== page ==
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The Real Estate Assistant's Role

Written by Monica Reynolds on Sunday, 08 November 1998 6:00 pm

Real estate agents do not have time to conduct extensive training seminars for their assistant and would prefer to have an assistant who is familiar with the industry and the demands of the job, who is able to hit the ground running and take over a number of aspects of the business with a minimum of get-acquainted time.

In any real estate office, there will be a number of expectations about the real estate assistant's performance and presence on the job. The following are typical characteristics agents expect of first-rate assistants :

Discretion - The assistant is going to be exposed to clients' personal and financial information: can he or she be counted on the ensure that private documents and confidential communications remain private and confidential?

Organization - The assistant is being hired to help keep paperwork and details from becoming confused or overwhelming the agent's ability to practice real estate: can he or she establish a schedule and stick to it?

Observation - The agent will not want to have to repeat instructions: can the assistant pay attention and remember details? Can the assistant learn quickly to anticipate what the agent will need and want?

Appearance - In a highly public profession, appearance matters: can the assistant be trusted to dress and speak professionally, to be a positive representative of the agent and the company both in and out of the office?

Courtesy - The assistant is often a potential client or customer's first point of contact with the agent: can the assistant be counted on the use a professional and courteous tone in telephone conversations, to take accurate message and ensure they're delivered, and to help visitors develop a positive attitude about the agent and the office? Every voice mail message, every letter, is an extension of the agent and is taking by the community as evidence of his or her professionalism.

Honesty - Clients and customers will not necessarily distinguish between the assistant and the agent when it comes to having their questions answered: will the assistant be tempted to lie or guess if he or she doesn't know the answer to a question? "I don't know, but let me find out for you" never got anyone sued.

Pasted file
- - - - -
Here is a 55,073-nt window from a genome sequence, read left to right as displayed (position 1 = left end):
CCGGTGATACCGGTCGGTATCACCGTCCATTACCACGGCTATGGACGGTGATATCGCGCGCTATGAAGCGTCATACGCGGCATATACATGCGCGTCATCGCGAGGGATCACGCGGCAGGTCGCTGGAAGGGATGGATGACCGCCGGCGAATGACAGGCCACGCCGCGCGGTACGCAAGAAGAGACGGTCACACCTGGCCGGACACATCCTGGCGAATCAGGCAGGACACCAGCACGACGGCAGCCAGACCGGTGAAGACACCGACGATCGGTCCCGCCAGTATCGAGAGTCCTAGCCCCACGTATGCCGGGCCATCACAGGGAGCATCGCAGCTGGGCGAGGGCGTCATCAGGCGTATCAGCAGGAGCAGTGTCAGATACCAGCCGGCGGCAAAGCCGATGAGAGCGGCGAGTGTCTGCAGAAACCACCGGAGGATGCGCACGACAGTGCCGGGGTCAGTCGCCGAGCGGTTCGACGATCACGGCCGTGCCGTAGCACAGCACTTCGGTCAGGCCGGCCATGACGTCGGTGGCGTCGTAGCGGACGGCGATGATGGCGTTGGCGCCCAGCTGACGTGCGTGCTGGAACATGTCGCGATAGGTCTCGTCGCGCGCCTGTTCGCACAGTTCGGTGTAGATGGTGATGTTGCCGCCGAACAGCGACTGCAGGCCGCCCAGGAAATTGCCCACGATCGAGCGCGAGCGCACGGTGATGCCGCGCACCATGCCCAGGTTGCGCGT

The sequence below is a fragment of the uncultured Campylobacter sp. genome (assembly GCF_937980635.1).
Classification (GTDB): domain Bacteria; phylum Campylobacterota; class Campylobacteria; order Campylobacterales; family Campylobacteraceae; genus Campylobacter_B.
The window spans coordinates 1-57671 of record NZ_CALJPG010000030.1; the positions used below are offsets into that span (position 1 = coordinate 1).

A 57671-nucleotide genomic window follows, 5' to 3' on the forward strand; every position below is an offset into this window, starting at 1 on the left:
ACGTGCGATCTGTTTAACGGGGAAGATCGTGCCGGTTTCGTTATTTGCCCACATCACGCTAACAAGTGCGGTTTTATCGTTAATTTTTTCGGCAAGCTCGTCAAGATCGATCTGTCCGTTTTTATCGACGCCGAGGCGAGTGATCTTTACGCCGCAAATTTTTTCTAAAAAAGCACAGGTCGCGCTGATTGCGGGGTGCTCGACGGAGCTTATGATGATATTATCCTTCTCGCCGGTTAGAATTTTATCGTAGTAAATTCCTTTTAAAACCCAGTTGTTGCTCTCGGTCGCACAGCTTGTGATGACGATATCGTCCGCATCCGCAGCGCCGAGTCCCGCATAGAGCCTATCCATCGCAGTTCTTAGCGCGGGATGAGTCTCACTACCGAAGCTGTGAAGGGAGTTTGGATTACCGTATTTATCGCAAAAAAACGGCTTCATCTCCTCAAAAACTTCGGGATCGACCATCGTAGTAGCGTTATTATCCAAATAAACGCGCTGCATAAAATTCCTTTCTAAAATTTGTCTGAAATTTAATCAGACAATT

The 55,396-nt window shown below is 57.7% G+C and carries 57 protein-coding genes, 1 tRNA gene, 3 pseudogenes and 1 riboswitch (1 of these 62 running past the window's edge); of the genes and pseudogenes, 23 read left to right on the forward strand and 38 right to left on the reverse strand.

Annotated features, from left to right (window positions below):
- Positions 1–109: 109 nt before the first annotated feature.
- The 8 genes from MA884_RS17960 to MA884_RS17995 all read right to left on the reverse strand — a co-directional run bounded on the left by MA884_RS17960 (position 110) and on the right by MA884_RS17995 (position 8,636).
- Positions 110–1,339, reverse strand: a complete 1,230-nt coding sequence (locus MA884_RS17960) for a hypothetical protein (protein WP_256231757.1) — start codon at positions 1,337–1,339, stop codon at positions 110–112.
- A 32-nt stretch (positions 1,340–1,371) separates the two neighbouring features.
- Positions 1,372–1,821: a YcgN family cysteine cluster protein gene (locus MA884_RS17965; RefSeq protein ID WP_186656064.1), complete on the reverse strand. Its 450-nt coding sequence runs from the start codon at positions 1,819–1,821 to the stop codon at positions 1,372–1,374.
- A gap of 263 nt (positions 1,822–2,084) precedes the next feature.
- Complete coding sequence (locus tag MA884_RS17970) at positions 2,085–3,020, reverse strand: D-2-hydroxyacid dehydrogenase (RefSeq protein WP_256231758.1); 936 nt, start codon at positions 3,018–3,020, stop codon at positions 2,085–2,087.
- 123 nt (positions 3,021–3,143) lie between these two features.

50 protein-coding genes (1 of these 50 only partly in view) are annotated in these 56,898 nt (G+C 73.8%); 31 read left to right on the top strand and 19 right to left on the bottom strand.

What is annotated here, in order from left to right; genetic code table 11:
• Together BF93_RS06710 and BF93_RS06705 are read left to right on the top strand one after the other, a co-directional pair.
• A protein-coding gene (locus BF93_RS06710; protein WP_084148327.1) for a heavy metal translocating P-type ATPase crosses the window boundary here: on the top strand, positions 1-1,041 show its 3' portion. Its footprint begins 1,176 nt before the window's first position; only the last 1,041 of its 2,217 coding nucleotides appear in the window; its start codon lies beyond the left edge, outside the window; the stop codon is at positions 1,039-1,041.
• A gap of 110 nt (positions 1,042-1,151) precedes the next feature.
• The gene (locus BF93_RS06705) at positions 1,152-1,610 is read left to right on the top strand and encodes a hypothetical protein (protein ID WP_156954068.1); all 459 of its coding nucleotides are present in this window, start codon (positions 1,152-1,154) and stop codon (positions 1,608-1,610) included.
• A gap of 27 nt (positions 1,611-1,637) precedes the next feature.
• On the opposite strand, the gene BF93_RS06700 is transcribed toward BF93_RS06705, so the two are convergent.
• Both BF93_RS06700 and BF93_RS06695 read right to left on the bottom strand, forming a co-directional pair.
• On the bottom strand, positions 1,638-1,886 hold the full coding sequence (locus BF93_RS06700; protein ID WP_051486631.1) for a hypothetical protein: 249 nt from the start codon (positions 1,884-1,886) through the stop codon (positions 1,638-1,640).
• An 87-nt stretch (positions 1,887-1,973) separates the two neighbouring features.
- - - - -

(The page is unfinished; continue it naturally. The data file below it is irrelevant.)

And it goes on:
Attention to Detail - The assistant will be dealing with important legal documents and other papers that require truth and accuracy: can the assistant be trusted to check and double-check all documents for typographical errors and mistakes?

Personality - The real estate business is fast-paced and busy, with sometimes stressful conditions and last-minute demands on an assistant's time: is the assistant motivated, enthusiastic and able to handle stress? Does he or she have a positive attitude and willingness to work hard? A sense of humor is important, but can the assistant be counted on to be serious, too?

Independence - The agent is hiring an assistant so he or she can do other work; is the assistant a self-started, able to take charge and handle situations as they arise, without always running back to the agent for advice? ON the other hand, can the assistant be trusted to ask for advice when he or she really needs it? Does the assistant demonstrate initiative? Does he or she come up with ideas to make the office more efficient or economical? Can he or she still be a team player?

Training - The agent will be expecting a base of expertise and skill: is the assistant computer-literate? Can he or she use a word processor, spreadsheet and desktop publishing program efficiently and accurately? Is he or she familiar with the most current office technology, as well as the standard equipment? Are his or her mathematical abilities and language skills, both written and oral, at an appropriate professional level? Does the assistant have a basic understanding of the real estate industry, its law and practice?

Dedication - Does the assistant demonstrate professionalism and a dedication to his or her career? Does he or she keep informed about current developments and opportunities that will help the agent as well as the assistant? Is the assistant's loyalty obvious?

These factors are very important. An agent who doesn't have an assistant is not just full-time agent; he or she is a full-time agent and a full-time assistant and there are only 24 hours in a day - even a real estate agent's day. As anyone who has ever held down more than one job at a time knows, it is a highly stressful situation that can have a dismal effect on your mood, your family life and your ability to meet your other goals. Identifying and hiring the right person will make all the difference.

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